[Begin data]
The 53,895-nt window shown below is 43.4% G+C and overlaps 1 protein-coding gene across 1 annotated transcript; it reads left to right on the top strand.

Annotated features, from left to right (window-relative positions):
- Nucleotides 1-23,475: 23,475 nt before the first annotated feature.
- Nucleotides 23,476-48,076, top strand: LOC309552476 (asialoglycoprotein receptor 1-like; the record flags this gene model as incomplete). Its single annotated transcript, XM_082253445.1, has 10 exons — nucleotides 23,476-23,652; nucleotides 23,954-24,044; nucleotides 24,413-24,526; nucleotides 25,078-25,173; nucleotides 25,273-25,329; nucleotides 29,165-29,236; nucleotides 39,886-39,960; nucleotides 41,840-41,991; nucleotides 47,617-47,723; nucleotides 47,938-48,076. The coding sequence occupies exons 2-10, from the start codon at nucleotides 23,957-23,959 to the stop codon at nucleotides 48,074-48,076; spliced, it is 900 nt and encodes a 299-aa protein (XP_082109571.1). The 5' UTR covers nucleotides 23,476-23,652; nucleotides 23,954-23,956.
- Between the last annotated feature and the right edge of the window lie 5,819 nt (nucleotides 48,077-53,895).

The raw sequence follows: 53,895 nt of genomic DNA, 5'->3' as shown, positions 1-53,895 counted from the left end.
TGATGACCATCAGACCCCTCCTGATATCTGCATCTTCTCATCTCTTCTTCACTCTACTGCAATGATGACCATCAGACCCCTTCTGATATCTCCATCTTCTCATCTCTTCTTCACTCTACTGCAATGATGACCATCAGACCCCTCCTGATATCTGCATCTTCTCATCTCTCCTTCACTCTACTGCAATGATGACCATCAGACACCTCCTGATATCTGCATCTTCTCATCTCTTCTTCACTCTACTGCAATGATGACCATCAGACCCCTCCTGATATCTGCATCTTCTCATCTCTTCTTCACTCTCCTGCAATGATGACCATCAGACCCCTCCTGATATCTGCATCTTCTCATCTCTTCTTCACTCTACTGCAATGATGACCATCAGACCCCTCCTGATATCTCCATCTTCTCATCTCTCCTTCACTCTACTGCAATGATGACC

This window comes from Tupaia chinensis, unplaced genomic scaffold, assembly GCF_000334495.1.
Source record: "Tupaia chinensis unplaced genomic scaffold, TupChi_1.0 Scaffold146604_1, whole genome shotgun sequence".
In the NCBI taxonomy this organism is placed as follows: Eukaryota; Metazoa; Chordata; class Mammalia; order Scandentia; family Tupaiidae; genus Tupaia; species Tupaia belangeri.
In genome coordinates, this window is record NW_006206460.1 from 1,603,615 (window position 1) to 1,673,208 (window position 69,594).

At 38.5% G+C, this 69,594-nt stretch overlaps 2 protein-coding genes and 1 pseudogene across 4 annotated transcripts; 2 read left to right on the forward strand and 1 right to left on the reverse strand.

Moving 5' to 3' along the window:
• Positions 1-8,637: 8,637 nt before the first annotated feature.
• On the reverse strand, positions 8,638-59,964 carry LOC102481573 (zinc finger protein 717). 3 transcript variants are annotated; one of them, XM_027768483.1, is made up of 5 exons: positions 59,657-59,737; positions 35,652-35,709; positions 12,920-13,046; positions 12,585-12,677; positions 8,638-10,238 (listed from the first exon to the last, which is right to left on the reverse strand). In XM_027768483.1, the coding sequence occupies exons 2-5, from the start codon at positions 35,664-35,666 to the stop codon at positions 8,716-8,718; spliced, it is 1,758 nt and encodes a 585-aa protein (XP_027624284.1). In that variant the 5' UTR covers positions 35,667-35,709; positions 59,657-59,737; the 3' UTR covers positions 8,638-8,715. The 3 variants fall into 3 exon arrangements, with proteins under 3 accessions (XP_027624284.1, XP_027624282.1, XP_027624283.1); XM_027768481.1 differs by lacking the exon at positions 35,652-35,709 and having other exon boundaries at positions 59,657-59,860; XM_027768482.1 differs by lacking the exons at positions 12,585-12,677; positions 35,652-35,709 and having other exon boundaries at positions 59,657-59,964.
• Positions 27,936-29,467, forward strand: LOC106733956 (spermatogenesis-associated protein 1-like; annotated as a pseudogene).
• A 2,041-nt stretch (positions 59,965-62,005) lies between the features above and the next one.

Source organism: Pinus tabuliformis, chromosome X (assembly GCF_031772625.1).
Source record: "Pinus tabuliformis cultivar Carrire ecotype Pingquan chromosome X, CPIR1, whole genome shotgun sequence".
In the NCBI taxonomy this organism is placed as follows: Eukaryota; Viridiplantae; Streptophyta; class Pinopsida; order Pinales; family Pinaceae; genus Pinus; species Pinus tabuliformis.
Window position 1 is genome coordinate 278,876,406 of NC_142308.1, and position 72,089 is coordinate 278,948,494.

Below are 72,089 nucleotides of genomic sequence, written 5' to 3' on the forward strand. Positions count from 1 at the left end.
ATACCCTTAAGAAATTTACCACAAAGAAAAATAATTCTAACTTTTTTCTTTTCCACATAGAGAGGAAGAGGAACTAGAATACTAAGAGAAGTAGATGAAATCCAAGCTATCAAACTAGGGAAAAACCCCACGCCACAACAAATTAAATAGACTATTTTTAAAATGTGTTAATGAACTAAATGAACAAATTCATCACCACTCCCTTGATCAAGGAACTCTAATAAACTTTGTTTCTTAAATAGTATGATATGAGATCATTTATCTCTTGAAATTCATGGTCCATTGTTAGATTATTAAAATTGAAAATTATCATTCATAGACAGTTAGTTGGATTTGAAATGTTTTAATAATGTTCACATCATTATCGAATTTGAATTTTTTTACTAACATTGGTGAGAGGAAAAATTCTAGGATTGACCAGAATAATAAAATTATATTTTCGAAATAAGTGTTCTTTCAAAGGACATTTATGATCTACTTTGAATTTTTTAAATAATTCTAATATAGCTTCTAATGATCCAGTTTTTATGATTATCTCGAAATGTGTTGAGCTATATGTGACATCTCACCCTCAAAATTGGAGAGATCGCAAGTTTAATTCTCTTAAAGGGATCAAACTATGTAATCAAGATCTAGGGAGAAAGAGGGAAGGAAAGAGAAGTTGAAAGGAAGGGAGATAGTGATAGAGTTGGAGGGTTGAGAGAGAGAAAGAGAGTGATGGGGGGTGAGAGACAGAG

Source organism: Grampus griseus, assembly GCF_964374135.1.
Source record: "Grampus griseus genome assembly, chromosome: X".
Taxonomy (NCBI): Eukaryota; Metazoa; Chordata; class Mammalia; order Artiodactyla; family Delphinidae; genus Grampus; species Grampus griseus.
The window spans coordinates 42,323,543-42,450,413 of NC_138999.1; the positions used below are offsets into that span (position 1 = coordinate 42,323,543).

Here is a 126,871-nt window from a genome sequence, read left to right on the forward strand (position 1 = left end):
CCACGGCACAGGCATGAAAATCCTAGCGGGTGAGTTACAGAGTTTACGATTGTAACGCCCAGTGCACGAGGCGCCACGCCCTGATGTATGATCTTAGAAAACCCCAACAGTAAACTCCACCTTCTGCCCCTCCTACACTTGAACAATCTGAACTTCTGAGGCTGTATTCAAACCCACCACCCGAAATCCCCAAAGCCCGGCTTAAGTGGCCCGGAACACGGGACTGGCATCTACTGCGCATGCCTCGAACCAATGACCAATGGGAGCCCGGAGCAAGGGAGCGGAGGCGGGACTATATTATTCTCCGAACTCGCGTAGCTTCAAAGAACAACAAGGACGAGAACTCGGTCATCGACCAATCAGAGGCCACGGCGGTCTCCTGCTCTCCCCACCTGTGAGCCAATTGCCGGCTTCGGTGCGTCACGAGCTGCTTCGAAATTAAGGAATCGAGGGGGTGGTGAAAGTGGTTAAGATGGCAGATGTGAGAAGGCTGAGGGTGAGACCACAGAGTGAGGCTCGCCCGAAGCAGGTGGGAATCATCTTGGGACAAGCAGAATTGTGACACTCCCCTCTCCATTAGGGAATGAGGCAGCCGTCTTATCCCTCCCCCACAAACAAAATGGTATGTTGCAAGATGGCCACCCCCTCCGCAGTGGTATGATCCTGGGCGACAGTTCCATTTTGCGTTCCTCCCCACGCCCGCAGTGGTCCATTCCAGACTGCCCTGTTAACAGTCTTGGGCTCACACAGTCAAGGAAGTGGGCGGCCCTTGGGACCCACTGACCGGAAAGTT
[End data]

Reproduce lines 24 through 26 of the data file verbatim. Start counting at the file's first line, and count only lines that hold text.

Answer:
Source organism: Grampus griseus, assembly GCF_964374135.1.
Source record: "Grampus griseus genome assembly, chromosome: X".
Taxonomy (NCBI): Eukaryota; Metazoa; Chordata; class Mammalia; order Artiodactyla; family Delphinidae; genus Grampus; species Grampus griseus.